While private insurers are not forbidden from setting very different premiums in the riskiest places, they may feel politically constrained against doing so. Insurance is a highly regulated industry. Private insurers might worry, whether reasonably or unreasonably, that increasing premiums in risky places would lead to populist backlash and punishment through regulatory channels.

If EQC were allowed to set premiums that varied with underlying risk, private insurers might find it safer to follow. Premiums would drop in safer places and rise in riskier places.  

That, all on its own, would start encouraging different choices. You can’t get a mortgage without insurance, and most of us can’t buy a house without getting a mortgage. So land in safer places would be safer bets for developers – and especially if safer places were zoned to allow more housing.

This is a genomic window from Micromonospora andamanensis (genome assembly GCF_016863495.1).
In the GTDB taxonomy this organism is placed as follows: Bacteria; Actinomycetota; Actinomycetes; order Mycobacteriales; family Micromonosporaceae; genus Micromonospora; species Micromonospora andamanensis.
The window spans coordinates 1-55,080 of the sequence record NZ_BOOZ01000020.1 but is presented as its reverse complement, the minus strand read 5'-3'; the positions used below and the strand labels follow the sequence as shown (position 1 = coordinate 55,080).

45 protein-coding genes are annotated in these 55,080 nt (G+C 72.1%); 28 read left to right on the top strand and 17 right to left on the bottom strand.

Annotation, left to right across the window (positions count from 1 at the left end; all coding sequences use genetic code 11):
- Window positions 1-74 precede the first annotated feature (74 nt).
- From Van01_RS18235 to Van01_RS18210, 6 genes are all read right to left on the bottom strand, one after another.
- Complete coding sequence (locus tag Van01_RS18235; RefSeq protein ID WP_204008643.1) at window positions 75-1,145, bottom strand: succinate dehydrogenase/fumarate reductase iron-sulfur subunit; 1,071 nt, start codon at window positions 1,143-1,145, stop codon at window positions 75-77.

There’s another side to insurance. Insurance premiums are generally sensitive to measures that owners might take to reduce risk. If you install a sprinkler system, you’ll likely pay less for fire insurance. Smokers pay more for life insurance. As insurance premiums in risky places start rising because of that risk, owners in those neighbourhoods might want to work together to put in flood protection works, or to stabilise risky slopes, to help keep their insurance bills down.

But right now, there’s no good way for owners to coordinate the funding and financing to make it work. Councils at their debt limits cannot reasonably fund them, and a special rate only on protected properties cannot finance them.

So councils, and potentially others, need to be able to take on long-term debt that is separate from council main balance sheets, backed by dedicated revenue streams like special ratings districts, or user fees, or betterment levies.